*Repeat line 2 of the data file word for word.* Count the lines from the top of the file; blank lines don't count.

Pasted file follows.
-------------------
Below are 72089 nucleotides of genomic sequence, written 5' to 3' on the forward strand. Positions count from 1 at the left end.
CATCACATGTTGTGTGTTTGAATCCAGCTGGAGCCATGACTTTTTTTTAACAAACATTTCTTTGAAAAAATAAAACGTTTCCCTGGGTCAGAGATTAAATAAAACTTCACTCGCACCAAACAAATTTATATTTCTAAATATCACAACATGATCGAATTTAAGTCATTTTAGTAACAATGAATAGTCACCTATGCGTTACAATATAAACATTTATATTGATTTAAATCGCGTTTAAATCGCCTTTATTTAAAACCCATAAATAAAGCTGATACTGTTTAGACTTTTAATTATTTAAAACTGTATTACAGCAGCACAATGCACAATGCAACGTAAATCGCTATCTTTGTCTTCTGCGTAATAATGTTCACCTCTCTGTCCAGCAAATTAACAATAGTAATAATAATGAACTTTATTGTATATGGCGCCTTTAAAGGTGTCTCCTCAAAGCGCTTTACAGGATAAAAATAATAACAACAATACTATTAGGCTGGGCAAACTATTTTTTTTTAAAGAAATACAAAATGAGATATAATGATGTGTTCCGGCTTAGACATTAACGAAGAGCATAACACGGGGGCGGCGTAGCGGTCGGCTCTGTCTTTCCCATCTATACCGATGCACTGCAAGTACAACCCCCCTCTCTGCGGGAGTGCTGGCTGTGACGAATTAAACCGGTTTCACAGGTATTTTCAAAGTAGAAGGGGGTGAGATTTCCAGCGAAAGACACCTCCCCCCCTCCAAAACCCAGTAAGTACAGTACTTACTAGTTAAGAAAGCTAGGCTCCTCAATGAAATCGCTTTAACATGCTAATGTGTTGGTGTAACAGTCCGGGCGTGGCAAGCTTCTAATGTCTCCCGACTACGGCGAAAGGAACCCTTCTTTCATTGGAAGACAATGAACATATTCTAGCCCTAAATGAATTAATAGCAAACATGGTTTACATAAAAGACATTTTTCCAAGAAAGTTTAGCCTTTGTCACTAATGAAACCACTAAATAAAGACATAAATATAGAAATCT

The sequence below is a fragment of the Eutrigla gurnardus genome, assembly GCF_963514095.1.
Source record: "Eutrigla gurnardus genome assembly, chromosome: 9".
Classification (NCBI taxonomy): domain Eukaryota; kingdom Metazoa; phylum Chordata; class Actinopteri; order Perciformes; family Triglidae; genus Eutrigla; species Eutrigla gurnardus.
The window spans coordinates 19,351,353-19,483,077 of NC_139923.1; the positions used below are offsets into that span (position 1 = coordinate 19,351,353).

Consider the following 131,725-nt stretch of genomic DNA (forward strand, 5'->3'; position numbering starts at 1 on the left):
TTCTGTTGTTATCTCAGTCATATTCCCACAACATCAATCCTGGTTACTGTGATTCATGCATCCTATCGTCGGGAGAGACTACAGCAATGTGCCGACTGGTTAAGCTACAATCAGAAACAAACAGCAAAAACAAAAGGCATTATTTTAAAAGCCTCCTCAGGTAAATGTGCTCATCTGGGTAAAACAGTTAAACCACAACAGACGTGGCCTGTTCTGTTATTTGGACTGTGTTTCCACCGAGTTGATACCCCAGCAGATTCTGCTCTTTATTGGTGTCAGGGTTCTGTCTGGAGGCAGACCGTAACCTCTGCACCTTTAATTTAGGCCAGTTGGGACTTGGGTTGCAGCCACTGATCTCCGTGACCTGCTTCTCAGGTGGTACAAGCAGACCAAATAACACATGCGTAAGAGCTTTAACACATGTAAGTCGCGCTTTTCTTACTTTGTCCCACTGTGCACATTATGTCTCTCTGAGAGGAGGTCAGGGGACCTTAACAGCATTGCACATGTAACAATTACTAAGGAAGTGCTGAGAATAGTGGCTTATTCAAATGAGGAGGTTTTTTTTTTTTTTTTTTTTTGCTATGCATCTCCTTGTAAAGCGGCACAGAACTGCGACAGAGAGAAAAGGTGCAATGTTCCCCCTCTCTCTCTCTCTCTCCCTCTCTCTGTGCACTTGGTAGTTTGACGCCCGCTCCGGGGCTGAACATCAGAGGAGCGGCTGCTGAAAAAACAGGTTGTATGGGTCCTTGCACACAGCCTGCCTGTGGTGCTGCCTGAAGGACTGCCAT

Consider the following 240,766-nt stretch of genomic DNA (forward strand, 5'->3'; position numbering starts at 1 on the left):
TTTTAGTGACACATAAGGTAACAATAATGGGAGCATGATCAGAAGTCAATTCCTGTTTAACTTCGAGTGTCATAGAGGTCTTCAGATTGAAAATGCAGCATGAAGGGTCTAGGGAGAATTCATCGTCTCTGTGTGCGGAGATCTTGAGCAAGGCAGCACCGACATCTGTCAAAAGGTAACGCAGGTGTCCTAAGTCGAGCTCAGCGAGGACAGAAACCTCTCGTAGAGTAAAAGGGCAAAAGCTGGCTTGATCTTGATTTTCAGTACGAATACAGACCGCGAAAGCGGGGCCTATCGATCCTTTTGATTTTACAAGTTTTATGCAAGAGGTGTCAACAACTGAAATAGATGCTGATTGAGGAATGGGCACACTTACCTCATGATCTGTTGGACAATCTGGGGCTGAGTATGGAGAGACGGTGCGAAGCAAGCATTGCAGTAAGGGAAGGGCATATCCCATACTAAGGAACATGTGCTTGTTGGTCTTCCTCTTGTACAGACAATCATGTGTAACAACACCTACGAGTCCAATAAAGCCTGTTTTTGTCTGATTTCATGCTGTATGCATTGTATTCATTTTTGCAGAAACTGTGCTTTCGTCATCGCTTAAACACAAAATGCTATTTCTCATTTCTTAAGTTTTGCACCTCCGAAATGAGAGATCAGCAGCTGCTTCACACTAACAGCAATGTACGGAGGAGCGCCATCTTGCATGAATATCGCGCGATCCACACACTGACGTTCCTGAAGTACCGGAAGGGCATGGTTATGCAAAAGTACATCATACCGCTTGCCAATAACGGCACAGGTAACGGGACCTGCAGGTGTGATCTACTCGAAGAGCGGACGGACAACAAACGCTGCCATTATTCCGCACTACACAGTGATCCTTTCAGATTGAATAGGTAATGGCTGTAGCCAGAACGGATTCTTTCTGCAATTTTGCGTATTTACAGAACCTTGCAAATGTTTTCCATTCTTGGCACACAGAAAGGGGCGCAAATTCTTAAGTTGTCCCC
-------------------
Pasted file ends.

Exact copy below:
CATCACATGTTGTGTGTTTGAATCCAGCTGGAGCCATGACTTTTTTTTAACAAACATTTCTTTGAAAAAATAAAACGTTTCCCTGGGTCAGAGATTAAATAAAACTTCACTCGCACCAAACAAATTTATATTTCTAAATATCACAACATGATCGAATTTAAGTCATTTTAGTAACAATGAATAGTCACCTATGCGTTACAATATAAACATTTATATTGATTTAAATCGCGTTTAAATCGCCTTTATTTAAAACCCATAAATAAAGCTGATACTGTTTAGACTTTTAATTATTTAAAACTGTATTACAGCAGCACAATGCACAATGCAACGTAAATCGCTATCTTTGTCTTCTGCGTAATAATGTTCACCTCTCTGTCCAGCAAATTAACAATAGTAATAATAATGAACTTTATTGTATATGGCGCCTTTAAAGGTGTCTCCTCAAAGCGCTTTACAGGATAAAAATAATAACAACAATACTATTAGGCTGGGCAAACTATTTTTTTTTAAAGAAATACAAAATGAGATATAATGATGTGTTCCGGCTTAGACATTAACGAAGAGCATAACACGGGGGCGGCGTAGCGGTCGGCTCTGTCTTTCCCATCTATACCGATGCACTGCAAGTACAACCCCCCTCTCTGCGGGAGTGCTGGCTGTGACGAATTAAACCGGTTTCACAGGTATTTTCAAAGTAGAAGGGGGTGAGATTTCCAGCGAAAGACACCTCCCCCCCTCCAAAACCCAGTAAGTACAGTACTTACTAGTTAAGAAAGCTAGGCTCCTCAATGAAATCGCTTTAACATGCTAATGTGTTGGTGTAACAGTCCGGGCGTGGCAAGCTTCTAATGTCTCCCGACTACGGCGAAAGGAACCCTTCTTTCATTGGAAGACAATGAACATATTCTAGCCCTAAATGAATTAATAGCAAACATGGTTTACATAAAAGACATTTTTCCAAGAAAGTTTAGCCTTTGTCACTAATGAAACCACTAAATAAAGACATAAATATAGAAATCT